We have Tied Assemblies set up for every valve, controller (rain sensor, pigtail, pigtail fitting, conduit). Most bidders do not consider or even think of what all the items cost to install a backflow on a new install. Nothing is exact, you still have to add the other fittings used for the main and laterals, but you will be very close doing it this way.

It also allows you to add a labor rate for every part, but I have not found a way to really make that work. I know each of my crews costs per day with all of their taxes and comp included. I also add truck, fuel and equipment fees to each crew daily costs. Once you enter the Estimate / Materials section of PCS, it will ask you to enter the Taxes, Permit Fee's, Sub Contractor costs (if any), Direct Labor Costs, any mark ups on materials or labor and then to enter a profit margin percentage. You also can add a percentage to make up the unknown fittings per the pipe costs since you will have the quanity of pipe to the foot that you placed on the drawing.

Like I said, it is extremely detailed and will take some time to get all the data in. But once I draw a complete design, I do not doubt my final estimates. I question them at times only when I realize how low I was on previous jobs that were similiar.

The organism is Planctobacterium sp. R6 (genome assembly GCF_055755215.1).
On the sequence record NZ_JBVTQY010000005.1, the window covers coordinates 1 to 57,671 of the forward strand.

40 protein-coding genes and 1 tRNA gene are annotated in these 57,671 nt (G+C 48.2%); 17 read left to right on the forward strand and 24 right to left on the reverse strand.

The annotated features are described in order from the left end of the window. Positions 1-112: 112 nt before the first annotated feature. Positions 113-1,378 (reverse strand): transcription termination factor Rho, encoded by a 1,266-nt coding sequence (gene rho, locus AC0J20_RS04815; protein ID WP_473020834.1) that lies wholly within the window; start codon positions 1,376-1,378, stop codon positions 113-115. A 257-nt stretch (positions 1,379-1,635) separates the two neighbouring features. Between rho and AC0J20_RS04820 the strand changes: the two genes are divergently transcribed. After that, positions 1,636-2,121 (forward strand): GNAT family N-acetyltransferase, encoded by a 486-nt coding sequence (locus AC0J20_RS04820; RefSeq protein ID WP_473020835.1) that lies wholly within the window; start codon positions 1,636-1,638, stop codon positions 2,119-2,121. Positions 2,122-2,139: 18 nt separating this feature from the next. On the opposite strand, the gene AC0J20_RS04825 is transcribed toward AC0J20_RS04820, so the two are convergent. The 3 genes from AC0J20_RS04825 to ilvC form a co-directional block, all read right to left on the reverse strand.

Our profits are up significantly this year since I started using PCS back in January. We know we have a good number when we bid a job. I can defend my price to builders, landscapers and customers by reviewing the drawing and costs. It has been a game changer for us.
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  #33  
Old 09-18-2011, 12:25 AM
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Graveslawncare Graveslawncare is offline
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Wow all that sounds incredible. It also sounds like it will take forever to set up lol. This is my first full system install, but I can definitely see the advantages of having that set up when you are constantly doing estimates/installs. It's great to know that all that is available. It's actually incredible how affordable the software is when you realize how extensive and detailed it really is.
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  #34  
Old 09-18-2011, 10:25 AM
SPEEDSKI SPEEDSKI is offline